The ones to watch

This is our list of the top 5 Australian women to watch right now. They’re Australia’s top up and coming women in business. They’re the movers and shakers, the disrupters and the innovators.

 

Monique Filer and Dannielle Michaels BBOX

Monique Filer and Dannielle Michaels BBOX

Monique Filer and Dannielle Michaels of b.box are a dynamic duo. These women had respective successful corporate careers in finance and marketing and had been friends for years when they decided to combine their skills and go into business together. “It took two years of hard work and research before the business was up and running, so we wanted people to take it seriously,” Michaels says.
While the pair had always wanted to go into business together, the idea for it came about in 2007 when Michaels travelled with her then three-week-old baby. They made a mock-up version of what they wanted to create – an all-in-one nappy wallet, with room for nappy wipes, nappies and a change mat – by cutting up a cardboard box.
B.box quickly developed a reputation for design-led, innovative products that solve small problems that mothers face every day. Most of the ideas for new products come from Michaels’ and Filer’s experience as mothers, or from friends and family. For instance, b.box sells a non-drip toddler “sippy” cup with a weighted straw that ensures water continues to flow no matter the angle at which a child holds the cup. This product is now the #1 selling sippy cup in Korea, stocked by more than 500 Australian retailers and sold internationally in more than 25 countries.

 

Isabella Pennefather and Elizabeth Abegg SPELL & THE GYPSY

Isabella Pennefather and Elizabeth Abegg SPELL & THE GYPSY

Spell and the Gypsy Collective is the creation of sisters Elizabeth Abegg and Isabella Pennefather. Having come from a creative family, Ms Elizabeth Abegg says the sisters started the brand as an artistic outlet for their everyday lives.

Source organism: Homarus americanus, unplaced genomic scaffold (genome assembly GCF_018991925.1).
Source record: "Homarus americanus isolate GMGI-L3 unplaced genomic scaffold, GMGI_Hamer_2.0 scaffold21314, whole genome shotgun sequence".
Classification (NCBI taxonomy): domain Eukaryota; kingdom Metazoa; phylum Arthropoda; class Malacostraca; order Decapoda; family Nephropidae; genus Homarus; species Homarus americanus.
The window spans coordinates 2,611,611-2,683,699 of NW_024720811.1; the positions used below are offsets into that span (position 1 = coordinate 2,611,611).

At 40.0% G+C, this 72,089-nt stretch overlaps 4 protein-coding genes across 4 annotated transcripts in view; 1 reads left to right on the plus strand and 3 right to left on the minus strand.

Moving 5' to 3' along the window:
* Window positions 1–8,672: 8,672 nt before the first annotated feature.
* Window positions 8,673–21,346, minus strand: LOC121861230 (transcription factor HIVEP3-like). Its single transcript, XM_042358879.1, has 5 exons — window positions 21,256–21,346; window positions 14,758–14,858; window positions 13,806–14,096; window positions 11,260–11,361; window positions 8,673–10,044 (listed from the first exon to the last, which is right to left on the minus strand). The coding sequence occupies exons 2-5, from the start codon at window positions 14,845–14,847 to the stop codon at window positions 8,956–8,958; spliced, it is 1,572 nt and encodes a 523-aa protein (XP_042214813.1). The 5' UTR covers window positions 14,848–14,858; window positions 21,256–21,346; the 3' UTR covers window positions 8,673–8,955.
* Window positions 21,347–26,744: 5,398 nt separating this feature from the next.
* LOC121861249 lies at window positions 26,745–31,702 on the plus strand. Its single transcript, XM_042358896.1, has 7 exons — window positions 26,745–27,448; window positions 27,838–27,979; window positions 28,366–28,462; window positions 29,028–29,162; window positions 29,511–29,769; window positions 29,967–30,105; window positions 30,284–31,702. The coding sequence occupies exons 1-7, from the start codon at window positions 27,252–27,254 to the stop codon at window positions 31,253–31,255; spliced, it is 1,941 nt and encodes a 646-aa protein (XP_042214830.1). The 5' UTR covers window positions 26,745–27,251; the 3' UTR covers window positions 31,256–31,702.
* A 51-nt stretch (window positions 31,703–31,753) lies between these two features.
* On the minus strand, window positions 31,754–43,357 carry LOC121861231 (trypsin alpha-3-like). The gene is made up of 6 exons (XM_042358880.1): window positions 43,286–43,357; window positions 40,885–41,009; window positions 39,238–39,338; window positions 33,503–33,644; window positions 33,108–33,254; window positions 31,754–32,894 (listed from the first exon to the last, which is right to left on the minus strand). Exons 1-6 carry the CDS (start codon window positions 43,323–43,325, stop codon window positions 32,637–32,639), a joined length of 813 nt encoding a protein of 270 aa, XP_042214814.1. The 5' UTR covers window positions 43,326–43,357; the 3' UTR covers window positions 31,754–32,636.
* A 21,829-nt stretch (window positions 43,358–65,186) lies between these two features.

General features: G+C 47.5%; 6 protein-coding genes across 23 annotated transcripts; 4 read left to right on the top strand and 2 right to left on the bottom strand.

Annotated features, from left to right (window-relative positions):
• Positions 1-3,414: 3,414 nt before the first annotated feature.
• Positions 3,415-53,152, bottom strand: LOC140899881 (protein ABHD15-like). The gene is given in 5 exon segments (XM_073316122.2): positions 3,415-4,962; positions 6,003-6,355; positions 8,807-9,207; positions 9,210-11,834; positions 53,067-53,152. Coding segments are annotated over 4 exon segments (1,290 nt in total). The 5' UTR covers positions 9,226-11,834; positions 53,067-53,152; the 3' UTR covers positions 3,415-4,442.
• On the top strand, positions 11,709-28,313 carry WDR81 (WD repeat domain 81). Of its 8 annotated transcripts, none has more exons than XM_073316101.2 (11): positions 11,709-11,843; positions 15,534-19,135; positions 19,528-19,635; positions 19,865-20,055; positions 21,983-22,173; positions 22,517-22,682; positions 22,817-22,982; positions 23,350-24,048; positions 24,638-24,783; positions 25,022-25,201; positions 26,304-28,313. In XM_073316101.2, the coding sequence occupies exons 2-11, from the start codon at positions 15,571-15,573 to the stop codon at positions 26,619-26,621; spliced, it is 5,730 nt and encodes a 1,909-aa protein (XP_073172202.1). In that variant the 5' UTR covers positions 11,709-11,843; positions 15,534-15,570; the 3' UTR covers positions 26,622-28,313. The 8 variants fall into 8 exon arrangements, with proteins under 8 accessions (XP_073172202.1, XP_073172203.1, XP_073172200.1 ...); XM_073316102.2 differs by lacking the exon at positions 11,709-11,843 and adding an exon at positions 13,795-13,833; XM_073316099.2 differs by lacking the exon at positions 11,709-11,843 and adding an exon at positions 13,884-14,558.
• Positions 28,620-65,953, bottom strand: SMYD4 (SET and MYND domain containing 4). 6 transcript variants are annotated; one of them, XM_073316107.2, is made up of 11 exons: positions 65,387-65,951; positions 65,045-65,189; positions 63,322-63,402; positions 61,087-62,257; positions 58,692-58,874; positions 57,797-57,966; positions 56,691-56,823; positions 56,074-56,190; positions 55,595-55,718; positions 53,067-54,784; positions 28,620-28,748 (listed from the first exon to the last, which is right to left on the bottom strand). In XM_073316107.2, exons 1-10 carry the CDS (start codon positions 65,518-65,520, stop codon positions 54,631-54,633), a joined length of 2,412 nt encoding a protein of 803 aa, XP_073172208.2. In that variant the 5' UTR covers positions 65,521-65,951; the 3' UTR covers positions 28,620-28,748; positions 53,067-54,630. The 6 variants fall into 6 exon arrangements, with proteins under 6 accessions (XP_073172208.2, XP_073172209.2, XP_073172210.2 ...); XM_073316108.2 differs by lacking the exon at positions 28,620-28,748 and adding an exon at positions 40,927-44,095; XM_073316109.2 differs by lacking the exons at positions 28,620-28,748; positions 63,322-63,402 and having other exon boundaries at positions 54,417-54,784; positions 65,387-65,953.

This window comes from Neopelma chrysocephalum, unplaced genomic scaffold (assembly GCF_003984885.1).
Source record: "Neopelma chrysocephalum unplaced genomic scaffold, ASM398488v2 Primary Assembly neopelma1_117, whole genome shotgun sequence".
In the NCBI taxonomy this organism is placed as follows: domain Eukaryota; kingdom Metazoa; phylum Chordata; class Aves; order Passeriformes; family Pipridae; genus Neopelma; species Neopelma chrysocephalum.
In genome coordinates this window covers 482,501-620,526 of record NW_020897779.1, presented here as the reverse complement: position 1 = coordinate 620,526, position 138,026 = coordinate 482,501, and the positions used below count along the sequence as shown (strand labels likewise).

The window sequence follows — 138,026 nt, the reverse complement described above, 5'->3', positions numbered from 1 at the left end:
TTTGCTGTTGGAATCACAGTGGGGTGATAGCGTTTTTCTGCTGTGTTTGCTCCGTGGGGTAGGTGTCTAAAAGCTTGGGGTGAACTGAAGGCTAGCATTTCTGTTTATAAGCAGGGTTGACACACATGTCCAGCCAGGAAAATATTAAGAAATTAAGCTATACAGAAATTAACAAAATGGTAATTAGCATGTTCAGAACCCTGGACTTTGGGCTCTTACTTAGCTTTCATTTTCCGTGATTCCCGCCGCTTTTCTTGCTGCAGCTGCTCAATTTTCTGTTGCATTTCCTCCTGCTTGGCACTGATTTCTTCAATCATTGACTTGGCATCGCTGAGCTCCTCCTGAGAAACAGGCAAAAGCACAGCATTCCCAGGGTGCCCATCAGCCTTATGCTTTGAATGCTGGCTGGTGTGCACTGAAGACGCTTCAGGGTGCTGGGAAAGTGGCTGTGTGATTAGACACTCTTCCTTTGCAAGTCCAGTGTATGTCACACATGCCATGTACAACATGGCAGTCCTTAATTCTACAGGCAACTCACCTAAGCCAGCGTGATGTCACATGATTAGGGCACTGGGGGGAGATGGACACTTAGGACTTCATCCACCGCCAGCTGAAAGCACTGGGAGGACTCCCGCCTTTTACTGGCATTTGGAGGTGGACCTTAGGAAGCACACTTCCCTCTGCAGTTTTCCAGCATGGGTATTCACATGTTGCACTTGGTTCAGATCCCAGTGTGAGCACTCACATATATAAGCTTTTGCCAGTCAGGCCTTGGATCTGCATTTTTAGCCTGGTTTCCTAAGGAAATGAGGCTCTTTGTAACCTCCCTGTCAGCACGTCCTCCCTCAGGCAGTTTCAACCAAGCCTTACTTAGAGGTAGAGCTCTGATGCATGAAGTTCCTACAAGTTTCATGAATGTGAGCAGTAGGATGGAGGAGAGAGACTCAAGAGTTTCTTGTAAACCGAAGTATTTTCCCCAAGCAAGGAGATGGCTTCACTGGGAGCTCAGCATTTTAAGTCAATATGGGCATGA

“We’re demonstrating to the fashion industry how a female-centric small business can grow and flourish in regional Australia,” says Ms Abegg.

 

Jane Lu SHOWPO

Jane Lu SHOWPO

 

At 21, after just three years in the corporate world, Jane Lu found herself sitting bored in her dull little grey cubicle at work staring at spreadsheets and wondering, “Is this it for me?”

 

“I spent most of my time surfing Facebook and shopping online – and I really struggled to find a store that was on-trend, had quick delivery so I could get something to wear for that Friday night out, and that wasn’t going to eat up my entire entry-level pay check,” Lu explains.

 

This is when the idea came to her to start a fashion retail business providing trendy but affordable clothes and accessories for girls. She called it Show Pony aka SHOWPO.

 

However still living at home, Jane couldn’t bear the thought of telling her parents she’d quit her corporate career aspirations to start a business. So she didn’t.

 

“For the first six months of starting the business, I just pretended to go to work every day. I was still living at home, so I got up early every day, put on my suit and went off into the city. That was definitely the hardest part of this journey so far – it’s hard to not question your decisions when you are carrying around an empty lap top bag,” she said.